Whether you’re an individual seeking out a strong professional network, or you’re building a business from the ground up, having a strong LinkedIn presence can help to skyrocket your efforts more effectively than any other social media platform. It’s easy to be daunted by LinkedIn’s super-professional atmosphere; the edited headshots, painstakingly edited work histories, and industry jargon can be off-putting for a newbie in the platform, but it doesn’t have to stay that way! With a few tips and tricks, and a little time to play around with all the features that LinkedIn has to offer, you can use this business-boosting platform to your advantage. Let’s get started!


Much like any other social media platform, LinkedIn consists of three main parts: the Newsfeed, the Profile, and the Inbox. LinkedIn’s layout is relatively simple and straightforward, but there are a few key points to keep in mind.


When viewing an individual’s profile, keep in mind that they will be notified and can see the name and photo of the person who has viewed them. You can prevent this by turning on your privacy settings, which means they will only receive a notification that someone viewed their profile, but not specifically who. The downside to this is that you won’t be able to see who specifically viewed your profile in return, so weigh the pros and cons before making any changes.


Your LinkedIn profile is more than just an online resume. Here, you can share a wide variety of skills, receive recommendations from your connections, display your interests, projects, and certifications all in one place, without worrying about keeping it all on one page.

A strong LinkedIn profile consists of a professional profile picture and cover photo, a brief and snappy description, and detailed but concise summaries of your work experience. Play it safe and write your description in the third person, and be sure to include a section at the bottom listing any common misspellings of your name to increase the odds of being found on the platform by potential employers. You can also include your contact information if you feel comfortable doing so.

How far back should you go when it comes to working experience? There’s no need to delve deep into the work history you had when you were 13. Keep it as relevant as possible to your current field and/or career goals. If you’re creating a profile for a brand, including projects you worked on with clients that stand out in your brand’s history.


Once you’ve created a strong, outstanding brand profile, it’s time to get started on your networking journey. Here are a few things to keep in mind before you start.

First, you may find that you’re unable to send a connection request to every brand or profile you come across. Oftentimes there are security measures in place to protect the user’s privacy, which requires you to submit a message explaining where you know the person from. This is to prevent unsolicited connection requests.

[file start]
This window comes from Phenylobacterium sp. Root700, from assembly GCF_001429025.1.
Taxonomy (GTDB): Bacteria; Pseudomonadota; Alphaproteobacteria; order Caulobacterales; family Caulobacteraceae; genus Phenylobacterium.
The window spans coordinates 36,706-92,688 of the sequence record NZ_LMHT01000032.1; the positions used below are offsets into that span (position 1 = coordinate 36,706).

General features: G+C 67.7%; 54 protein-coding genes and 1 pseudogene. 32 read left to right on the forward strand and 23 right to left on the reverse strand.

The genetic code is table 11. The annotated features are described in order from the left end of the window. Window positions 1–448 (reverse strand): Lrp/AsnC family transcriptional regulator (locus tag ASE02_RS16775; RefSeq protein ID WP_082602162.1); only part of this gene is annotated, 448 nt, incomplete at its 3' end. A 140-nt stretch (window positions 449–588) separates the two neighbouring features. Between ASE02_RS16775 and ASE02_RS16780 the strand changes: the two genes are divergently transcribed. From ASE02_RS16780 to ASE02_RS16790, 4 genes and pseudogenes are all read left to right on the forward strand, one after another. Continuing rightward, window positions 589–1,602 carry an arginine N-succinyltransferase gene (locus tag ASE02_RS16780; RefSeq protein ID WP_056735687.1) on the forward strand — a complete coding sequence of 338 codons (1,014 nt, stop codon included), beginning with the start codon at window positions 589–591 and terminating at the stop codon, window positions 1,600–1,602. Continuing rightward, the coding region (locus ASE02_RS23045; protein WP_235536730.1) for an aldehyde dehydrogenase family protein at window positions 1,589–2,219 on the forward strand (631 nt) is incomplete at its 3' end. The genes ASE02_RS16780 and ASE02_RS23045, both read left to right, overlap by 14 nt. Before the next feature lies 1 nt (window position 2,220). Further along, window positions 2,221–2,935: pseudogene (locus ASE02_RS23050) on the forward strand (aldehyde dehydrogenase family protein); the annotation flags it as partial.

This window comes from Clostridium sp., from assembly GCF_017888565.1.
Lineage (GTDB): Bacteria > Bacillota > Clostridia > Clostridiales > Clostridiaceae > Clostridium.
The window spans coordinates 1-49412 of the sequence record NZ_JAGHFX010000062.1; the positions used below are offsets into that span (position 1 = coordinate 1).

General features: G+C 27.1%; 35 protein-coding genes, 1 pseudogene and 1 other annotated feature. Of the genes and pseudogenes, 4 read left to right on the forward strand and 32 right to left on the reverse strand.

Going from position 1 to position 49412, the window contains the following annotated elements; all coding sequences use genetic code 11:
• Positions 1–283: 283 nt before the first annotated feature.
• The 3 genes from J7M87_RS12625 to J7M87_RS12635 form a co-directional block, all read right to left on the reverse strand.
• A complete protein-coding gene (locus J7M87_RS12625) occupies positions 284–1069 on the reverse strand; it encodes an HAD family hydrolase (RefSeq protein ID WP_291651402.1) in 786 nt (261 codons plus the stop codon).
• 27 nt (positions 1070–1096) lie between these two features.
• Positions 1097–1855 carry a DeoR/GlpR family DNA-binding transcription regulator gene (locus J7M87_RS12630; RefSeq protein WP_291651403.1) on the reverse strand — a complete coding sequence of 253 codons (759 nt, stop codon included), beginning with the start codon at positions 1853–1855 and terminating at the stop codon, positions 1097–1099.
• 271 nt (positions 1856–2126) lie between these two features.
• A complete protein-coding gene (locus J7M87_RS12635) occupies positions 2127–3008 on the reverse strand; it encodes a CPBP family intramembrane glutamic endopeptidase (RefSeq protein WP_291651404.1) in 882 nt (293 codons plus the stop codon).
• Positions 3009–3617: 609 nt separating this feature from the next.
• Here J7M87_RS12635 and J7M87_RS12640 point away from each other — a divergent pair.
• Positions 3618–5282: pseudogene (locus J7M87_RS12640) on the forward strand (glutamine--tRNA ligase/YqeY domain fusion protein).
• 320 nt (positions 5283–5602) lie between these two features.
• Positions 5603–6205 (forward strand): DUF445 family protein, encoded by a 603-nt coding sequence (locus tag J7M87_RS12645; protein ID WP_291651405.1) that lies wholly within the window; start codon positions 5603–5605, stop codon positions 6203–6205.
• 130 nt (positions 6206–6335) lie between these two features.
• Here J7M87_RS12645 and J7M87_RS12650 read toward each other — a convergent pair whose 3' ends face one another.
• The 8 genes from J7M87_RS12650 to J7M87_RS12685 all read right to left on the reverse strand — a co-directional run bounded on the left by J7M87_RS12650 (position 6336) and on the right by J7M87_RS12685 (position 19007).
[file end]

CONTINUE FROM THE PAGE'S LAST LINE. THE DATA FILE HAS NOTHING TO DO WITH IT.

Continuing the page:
It’s also a good idea to build your network from mutual connections. You’ll notice that many profiles will have a 1st, 2nd, or 3rd icon near them. This refers to the degrees of separation between you and them, in terms of mutual connections. Aim to broaden your network from within first, then branch out to 3rd connections once you’ve established rapport with your current network.

Aim to build a network of at least 100 connections to start with, as this increases your chances of appearing in the search results for any potential employers. Don’t go too big though! A profile with 500+ connections is usually seen as suspicious unless you’re working at a high level in a network-intensive field. If you’re just getting started, keep things close-knit. Aim for 100-200 connections and work on building real professional relationships with your network for best results.


Now that you have an amazing profile and a strong, supportive network, it’s time to start building brand awareness! You can do this by simply sharing content to your newsfeed and business page. Start by sharing content creating directly by your brand, and eventually work towards integrating content you value from other sources. Bringing value to your network through your shared posts is a great way to get people talking about your brand, and funneling an audience to your social media profiles, website, YouTube channel, or shop.

Keep in mind that LinkedIn is a professional platform. This means that you should avoid posting anything that reads as click-bait, outright advertising, or overly lighthearted content that would be best suited for a more social platform like Facebook. If you wouldn’t want your current or future employer to see it, don’t post it.


Now that you’re a LinkedIn master, you can continue your journey towards maximizing your brand by continuing to network, build strong professional relationships, and share amazing content with your connections. And just like with any other social media platform, monitor your metrics and adjust accordingly for best results.

So what are you waiting for? It’s time to go viral!